Old Testament Stories again?!

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Our fourth grade curriculum is now at the printer’s…..we expect to be able to send it out to you (all being well) in mid June. In the next day or so, we will set up a description of it in our Bookstore and people will be able to pre-order their copies.

As those of you who used our third grade curriculum last year know, we have a block on Old Testament stories. All Waldorf schools have this block of course. But whereas many teachers will either just dip into the Old Testament stories and end somewhere after Genesis, or take their third graders through the main stories of the Old Testament from start to finish, we decided to stop at the story of the arrival at the Land of Milk and Honey. To us, this seemed to encapsulate exactly where, developmentally, the 9 year old child is at this crucial juncture of life. She has arrived….but she hasn’t yet set foot forward.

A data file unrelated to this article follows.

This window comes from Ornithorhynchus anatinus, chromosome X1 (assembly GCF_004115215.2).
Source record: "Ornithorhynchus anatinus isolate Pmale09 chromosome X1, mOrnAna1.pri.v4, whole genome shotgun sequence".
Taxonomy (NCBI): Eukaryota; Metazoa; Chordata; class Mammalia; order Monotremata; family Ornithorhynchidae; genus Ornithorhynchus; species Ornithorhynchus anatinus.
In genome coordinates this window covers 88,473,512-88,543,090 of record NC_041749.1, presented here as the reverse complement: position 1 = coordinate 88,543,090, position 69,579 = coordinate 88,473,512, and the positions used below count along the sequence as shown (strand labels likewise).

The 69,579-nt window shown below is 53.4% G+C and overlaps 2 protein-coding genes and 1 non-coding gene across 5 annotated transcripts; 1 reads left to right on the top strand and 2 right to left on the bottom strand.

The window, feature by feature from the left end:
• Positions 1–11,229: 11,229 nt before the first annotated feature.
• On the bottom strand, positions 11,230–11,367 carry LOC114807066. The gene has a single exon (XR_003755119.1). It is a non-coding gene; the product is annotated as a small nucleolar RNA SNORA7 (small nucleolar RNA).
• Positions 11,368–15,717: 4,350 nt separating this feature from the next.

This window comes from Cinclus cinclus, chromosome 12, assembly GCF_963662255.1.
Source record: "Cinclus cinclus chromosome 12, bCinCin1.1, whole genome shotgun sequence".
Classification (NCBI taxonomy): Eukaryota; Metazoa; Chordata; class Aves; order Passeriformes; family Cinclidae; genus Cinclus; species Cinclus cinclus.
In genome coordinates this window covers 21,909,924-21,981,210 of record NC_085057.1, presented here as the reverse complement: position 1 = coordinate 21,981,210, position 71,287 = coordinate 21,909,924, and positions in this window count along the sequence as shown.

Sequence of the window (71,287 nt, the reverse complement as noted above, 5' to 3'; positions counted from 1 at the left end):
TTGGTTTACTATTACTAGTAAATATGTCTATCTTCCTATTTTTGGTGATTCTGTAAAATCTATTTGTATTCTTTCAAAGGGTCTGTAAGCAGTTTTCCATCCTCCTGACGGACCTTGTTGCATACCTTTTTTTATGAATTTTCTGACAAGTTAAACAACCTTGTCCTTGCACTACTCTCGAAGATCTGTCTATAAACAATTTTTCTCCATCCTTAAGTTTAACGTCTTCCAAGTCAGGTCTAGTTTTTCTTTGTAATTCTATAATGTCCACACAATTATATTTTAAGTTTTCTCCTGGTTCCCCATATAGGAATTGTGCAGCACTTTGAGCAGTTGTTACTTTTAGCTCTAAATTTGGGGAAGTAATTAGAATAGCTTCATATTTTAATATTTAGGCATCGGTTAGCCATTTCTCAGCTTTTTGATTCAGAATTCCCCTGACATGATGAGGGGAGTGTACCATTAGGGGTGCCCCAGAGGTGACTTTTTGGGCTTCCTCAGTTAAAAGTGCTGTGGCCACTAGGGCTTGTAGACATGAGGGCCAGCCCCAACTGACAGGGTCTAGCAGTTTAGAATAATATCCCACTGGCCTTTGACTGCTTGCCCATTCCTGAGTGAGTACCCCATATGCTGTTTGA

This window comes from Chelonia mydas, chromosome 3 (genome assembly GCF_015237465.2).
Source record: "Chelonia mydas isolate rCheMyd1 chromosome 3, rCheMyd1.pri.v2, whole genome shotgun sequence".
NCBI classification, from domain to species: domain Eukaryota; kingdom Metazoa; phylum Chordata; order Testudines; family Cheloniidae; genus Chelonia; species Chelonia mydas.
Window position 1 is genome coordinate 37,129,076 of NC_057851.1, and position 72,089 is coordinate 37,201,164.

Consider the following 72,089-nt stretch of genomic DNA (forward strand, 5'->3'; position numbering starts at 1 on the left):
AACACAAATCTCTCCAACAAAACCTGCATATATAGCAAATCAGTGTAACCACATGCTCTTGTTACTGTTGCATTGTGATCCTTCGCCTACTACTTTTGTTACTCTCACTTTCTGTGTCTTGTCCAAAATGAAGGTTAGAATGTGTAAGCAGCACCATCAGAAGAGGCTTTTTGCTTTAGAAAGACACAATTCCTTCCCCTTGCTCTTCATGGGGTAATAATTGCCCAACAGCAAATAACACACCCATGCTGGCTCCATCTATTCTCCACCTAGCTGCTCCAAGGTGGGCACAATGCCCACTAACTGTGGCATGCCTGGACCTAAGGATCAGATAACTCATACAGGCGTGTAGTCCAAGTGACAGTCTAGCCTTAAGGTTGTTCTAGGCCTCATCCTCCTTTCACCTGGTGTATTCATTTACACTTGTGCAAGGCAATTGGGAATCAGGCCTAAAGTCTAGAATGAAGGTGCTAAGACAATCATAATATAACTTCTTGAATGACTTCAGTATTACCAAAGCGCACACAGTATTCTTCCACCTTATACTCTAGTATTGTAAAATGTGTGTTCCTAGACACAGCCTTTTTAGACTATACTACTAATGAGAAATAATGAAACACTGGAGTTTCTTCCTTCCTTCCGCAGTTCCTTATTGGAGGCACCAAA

Now, at 10, in fourth grade, she is very different. And we decided that the second half of the Old Testament contain some powerful stories which echo the next stage of the child’s development: the struggle of moral ambiguity.

Below we have re-printed the introduction from our fourth grade syllabus to our three week long Old Testament stories main lesson, explaining more of why we made this decision to have an Old Testament block in fourth grade. Here you can read my blog from last year where I explained what is behind our third grade Old Testament main lesson.